A concluding, provocative thought: it seems to me that the prophecies of Isaiah occupied a central place in His understanding of Himself and of His mission. They, more than any other locus of Scripture, provided Jesus with both the story of exile and deliverance and the imagery of YHWH’s relationship to Israel that He used as the source for His own stories and acted prophecies. And He did so from the very beginning of His ministry. Thus, it would be fair to say that the prophecies of Isaiah were “self-fulfilling,” inasmuch as they caused the young Jesus to understand Himself and His vocation to be and to do what only YHWH could be and do for Israel. I realize it is speculative whenever we get into Jesus’ self-understanding, but the more I ponder it, the more convinced I am that it is the only way to avoid a Docetic Jesus.

It seems to me that we must understand the Beatitudes in light of OT prophecy, or else we will fail to understand them at all.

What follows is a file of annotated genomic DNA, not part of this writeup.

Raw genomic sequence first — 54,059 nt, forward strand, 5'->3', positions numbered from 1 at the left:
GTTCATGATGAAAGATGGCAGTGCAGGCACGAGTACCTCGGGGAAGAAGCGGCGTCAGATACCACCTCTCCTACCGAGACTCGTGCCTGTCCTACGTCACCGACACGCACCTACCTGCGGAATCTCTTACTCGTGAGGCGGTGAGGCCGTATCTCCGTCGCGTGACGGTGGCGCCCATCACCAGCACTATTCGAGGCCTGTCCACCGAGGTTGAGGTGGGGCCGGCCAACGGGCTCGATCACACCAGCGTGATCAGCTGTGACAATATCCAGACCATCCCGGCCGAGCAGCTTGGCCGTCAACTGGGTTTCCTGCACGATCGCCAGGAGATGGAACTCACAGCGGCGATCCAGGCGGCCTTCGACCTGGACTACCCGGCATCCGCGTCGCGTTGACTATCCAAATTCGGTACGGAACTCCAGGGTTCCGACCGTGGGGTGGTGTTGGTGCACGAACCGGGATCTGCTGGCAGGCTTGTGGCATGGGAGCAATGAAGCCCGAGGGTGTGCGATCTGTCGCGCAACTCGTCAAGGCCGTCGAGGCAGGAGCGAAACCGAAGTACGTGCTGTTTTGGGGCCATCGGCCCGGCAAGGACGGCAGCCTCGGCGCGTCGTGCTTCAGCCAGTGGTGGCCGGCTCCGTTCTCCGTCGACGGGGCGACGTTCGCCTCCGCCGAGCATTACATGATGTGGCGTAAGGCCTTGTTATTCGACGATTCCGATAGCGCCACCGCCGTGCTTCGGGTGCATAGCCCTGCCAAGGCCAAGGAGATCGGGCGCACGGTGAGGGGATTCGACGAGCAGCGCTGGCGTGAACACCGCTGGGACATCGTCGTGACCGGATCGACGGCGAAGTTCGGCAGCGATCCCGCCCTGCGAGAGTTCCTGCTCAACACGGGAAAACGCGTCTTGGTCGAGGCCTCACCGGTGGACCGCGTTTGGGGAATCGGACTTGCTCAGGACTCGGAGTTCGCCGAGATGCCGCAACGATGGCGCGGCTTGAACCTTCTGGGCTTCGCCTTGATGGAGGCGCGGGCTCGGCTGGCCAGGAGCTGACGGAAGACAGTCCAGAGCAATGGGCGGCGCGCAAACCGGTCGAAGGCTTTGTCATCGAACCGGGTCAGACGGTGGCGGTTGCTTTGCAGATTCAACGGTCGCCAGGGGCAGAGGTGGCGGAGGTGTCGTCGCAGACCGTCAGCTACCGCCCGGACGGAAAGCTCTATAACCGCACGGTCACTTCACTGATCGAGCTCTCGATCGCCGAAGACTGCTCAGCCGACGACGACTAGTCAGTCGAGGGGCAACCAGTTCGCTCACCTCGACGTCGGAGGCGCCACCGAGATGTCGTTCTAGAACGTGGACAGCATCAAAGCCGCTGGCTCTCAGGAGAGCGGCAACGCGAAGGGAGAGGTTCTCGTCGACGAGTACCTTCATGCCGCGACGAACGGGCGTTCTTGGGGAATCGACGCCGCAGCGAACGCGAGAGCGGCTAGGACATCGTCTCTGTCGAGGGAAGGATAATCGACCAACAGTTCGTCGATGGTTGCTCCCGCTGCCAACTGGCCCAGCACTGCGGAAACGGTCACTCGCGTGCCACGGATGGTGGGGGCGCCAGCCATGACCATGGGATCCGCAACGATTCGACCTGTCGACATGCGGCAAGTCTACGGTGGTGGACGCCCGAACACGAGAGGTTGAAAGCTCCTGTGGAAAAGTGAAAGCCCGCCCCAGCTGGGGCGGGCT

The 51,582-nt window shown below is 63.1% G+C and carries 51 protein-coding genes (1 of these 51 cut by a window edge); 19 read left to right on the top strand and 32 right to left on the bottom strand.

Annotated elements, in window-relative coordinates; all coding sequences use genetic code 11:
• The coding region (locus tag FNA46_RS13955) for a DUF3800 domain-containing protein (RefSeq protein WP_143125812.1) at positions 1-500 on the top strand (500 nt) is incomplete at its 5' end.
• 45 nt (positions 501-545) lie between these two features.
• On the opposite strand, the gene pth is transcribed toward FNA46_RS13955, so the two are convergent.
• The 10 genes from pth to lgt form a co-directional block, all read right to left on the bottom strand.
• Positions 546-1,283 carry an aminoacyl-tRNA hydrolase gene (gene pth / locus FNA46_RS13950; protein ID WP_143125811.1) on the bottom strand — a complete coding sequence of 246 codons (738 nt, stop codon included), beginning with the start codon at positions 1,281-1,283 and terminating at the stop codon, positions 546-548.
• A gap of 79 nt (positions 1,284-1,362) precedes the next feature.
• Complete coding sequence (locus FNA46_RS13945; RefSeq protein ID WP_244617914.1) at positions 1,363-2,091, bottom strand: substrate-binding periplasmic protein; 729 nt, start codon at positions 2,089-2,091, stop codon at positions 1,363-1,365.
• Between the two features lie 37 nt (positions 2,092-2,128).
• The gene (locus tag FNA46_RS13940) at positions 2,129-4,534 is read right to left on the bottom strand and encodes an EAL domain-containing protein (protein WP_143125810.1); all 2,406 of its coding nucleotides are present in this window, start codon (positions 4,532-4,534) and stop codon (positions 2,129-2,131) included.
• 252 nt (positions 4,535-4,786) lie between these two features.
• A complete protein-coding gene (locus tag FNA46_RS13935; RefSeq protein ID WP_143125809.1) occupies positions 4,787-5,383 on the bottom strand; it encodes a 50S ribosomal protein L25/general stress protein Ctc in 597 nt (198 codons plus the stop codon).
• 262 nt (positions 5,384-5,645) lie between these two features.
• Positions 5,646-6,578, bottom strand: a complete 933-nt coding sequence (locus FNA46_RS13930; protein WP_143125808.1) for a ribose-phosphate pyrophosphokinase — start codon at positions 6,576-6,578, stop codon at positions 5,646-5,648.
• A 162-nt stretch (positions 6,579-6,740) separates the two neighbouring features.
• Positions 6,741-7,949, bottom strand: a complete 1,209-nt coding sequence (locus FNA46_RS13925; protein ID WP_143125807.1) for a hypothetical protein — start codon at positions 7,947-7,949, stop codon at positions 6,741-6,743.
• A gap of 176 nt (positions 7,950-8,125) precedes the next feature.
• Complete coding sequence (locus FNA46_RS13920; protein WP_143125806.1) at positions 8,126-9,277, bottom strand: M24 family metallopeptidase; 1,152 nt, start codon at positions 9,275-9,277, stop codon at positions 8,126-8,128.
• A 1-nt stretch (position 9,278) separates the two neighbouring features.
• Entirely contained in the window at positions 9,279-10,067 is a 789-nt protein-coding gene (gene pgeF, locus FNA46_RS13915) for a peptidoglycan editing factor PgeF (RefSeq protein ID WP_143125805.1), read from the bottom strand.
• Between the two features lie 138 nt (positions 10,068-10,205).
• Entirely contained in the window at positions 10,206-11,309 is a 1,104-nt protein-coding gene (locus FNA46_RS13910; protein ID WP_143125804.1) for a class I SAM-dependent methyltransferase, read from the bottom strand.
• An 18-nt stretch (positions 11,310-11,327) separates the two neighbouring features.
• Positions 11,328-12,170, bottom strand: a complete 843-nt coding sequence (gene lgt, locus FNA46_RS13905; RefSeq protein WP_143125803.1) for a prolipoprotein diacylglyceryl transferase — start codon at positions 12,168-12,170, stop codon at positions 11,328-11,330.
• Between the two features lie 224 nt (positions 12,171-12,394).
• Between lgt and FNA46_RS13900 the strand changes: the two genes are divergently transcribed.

1. The Gospel of Matthew does emphasize the fulfillment of OT prophecy, and includes numerous quotes and allusions to Isaiah. Yet the fulfillment of those passages brings a new level of reality, beyond what was expected. Thus the danger of focusing on OT prophecy as the primary context for understanding Jesus misses the newness Jesus brings with his kingdom and its blessings.
    I think the context of Matthew itself sheds more light on the beatitudes than does Isaiah. For example, Mt. 3-4 has shown Jesus anointed by the Spirit (from heaven) as the new king, who is then led by the Spirit to suffer hardship in the desert; after calling some disciples to follow him (and form the nucleus of his new kingdom) by giving up prosperous work to follow this poor Messiah (king), he then speaks the first blessing to these disciples. That context suggests it is best translated: Blessed are the poor in the Spirit, for theirs is the kingdom of (and from) heaven.

    • I don’t think attempting to understanding Jesus’ words in the same way as his original hearers causes anyone to miss the newness, Lucas. Indeed, I would think it is the necessary first step to determining what is new and what is not.

      For the meaning of “kingdom of heaven”, see NT Wright’s _Jesus and the Victory of God_. It is simply and wholly a pious circumlocution for “the reign of God.” Compare the prodigal son’s words, “I have sinned against heaven and against you” (= “against God and against you”).

  2. […] beatitudes should be read in the light of Old Testament prophecy. In Matthew’s gospel the beatitudes are alone in chapter 5, with corresponding woes in chapter 23 […]